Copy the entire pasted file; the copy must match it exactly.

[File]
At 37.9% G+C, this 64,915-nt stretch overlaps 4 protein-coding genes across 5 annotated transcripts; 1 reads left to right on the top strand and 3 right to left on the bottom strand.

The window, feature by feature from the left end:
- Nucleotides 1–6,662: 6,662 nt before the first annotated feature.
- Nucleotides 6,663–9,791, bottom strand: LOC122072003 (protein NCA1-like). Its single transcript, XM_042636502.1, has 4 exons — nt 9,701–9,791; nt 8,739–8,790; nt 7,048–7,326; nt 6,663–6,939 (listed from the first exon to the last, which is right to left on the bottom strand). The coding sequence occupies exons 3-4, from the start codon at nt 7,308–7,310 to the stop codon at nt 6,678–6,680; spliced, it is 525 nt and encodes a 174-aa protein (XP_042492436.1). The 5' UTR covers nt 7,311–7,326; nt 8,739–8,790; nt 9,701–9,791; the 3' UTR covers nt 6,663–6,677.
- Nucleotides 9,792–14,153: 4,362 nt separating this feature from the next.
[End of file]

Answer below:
At 37.9% G+C, this 64,915-nt stretch overlaps 4 protein-coding genes across 5 annotated transcripts; 1 reads left to right on the top strand and 3 right to left on the bottom strand.

The window, feature by feature from the left end:
- Nucleotides 1–6,662: 6,662 nt before the first annotated feature.
- Nucleotides 6,663–9,791, bottom strand: LOC122072003 (protein NCA1-like). Its single transcript, XM_042636502.1, has 4 exons — nt 9,701–9,791; nt 8,739–8,790; nt 7,048–7,326; nt 6,663–6,939 (listed from the first exon to the last, which is right to left on the bottom strand). The coding sequence occupies exons 3-4, from the start codon at nt 7,308–7,310 to the stop codon at nt 6,678–6,680; spliced, it is 525 nt and encodes a 174-aa protein (XP_042492436.1). The 5' UTR covers nt 7,311–7,326; nt 8,739–8,790; nt 9,701–9,791; the 3' UTR covers nt 6,663–6,677.
- Nucleotides 9,792–14,153: 4,362 nt separating this feature from the next.